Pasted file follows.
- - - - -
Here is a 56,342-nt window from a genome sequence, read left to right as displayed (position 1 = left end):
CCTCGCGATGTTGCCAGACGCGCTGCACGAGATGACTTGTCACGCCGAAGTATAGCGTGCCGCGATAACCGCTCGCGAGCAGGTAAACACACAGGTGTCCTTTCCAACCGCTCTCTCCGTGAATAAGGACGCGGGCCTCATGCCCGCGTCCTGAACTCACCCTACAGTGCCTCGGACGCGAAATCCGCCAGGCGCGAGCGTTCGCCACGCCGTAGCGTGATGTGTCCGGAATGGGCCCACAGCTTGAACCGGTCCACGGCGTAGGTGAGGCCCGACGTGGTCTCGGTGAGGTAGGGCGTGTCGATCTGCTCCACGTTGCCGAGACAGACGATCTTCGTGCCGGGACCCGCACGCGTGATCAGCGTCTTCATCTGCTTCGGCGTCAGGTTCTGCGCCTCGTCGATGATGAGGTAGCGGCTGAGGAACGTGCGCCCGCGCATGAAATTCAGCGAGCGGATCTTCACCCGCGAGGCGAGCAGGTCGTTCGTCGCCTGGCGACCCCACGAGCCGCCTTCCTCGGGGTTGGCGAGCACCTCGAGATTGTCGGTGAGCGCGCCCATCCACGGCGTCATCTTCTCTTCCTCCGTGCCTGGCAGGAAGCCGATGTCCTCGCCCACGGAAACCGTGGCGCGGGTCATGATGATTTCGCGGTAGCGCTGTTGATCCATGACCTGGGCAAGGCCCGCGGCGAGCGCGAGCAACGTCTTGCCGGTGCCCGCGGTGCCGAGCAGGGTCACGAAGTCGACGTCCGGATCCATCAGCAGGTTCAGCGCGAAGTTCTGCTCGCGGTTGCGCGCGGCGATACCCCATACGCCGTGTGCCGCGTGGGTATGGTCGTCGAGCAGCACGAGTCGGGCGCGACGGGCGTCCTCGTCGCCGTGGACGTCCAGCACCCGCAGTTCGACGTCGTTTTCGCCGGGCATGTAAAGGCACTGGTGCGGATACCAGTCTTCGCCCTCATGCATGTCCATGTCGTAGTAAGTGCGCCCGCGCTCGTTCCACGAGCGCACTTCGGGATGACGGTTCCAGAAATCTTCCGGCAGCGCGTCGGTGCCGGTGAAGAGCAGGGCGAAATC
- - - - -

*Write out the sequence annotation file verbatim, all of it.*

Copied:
Here is a 56,342-nt window from a genome sequence, read left to right as displayed (position 1 = left end):
CCTCGCGATGTTGCCAGACGCGCTGCACGAGATGACTTGTCACGCCGAAGTATAGCGTGCCGCGATAACCGCTCGCGAGCAGGTAAACACACAGGTGTCCTTTCCAACCGCTCTCTCCGTGAATAAGGACGCGGGCCTCATGCCCGCGTCCTGAACTCACCCTACAGTGCCTCGGACGCGAAATCCGCCAGGCGCGAGCGTTCGCCACGCCGTAGCGTGATGTGTCCGGAATGGGCCCACAGCTTGAACCGGTCCACGGCGTAGGTGAGGCCCGACGTGGTCTCGGTGAGGTAGGGCGTGTCGATCTGCTCCACGTTGCCGAGACAGACGATCTTCGTGCCGGGACCCGCACGCGTGATCAGCGTCTTCATCTGCTTCGGCGTCAGGTTCTGCGCCTCGTCGATGATGAGGTAGCGGCTGAGGAACGTGCGCCCGCGCATGAAATTCAGCGAGCGGATCTTCACCCGCGAGGCGAGCAGGTCGTTCGTCGCCTGGCGACCCCACGAGCCGCCTTCCTCGGGGTTGGCGAGCACCTCGAGATTGTCGGTGAGCGCGCCCATCCACGGCGTCATCTTCTCTTCCTCCGTGCCTGGCAGGAAGCCGATGTCCTCGCCCACGGAAACCGTGGCGCGGGTCATGATGATTTCGCGGTAGCGCTGTTGATCCATGACCTGGGCAAGGCCCGCGGCGAGCGCGAGCAACGTCTTGCCGGTGCCCGCGGTGCCGAGCAGGGTCACGAAGTCGACGTCCGGATCCATCAGCAGGTTCAGCGCGAAGTTCTGCTCGCGGTTGCGCGCGGCGATACCCCATACGCCGTGTGCCGCGTGGGTATGGTCGTCGAGCAGCACGAGTCGGGCGCGACGGGCGTCCTCGTCGCCGTGGACGTCCAGCACCCGCAGTTCGACGTCGTTTTCGCCGGGCATGTAAAGGCACTGGTGCGGATACCAGTCTTCGCCCTCATGCATGTCCATGTCGTAGTAAGTGCGCCCGCGCTCGTTCCACGAGCGCACTTCGGGATGACGGTTCCAGAAATCTTCCGGCAGCGCGTCGGTGCCGGTGAAGAGCAGGGCGAAATC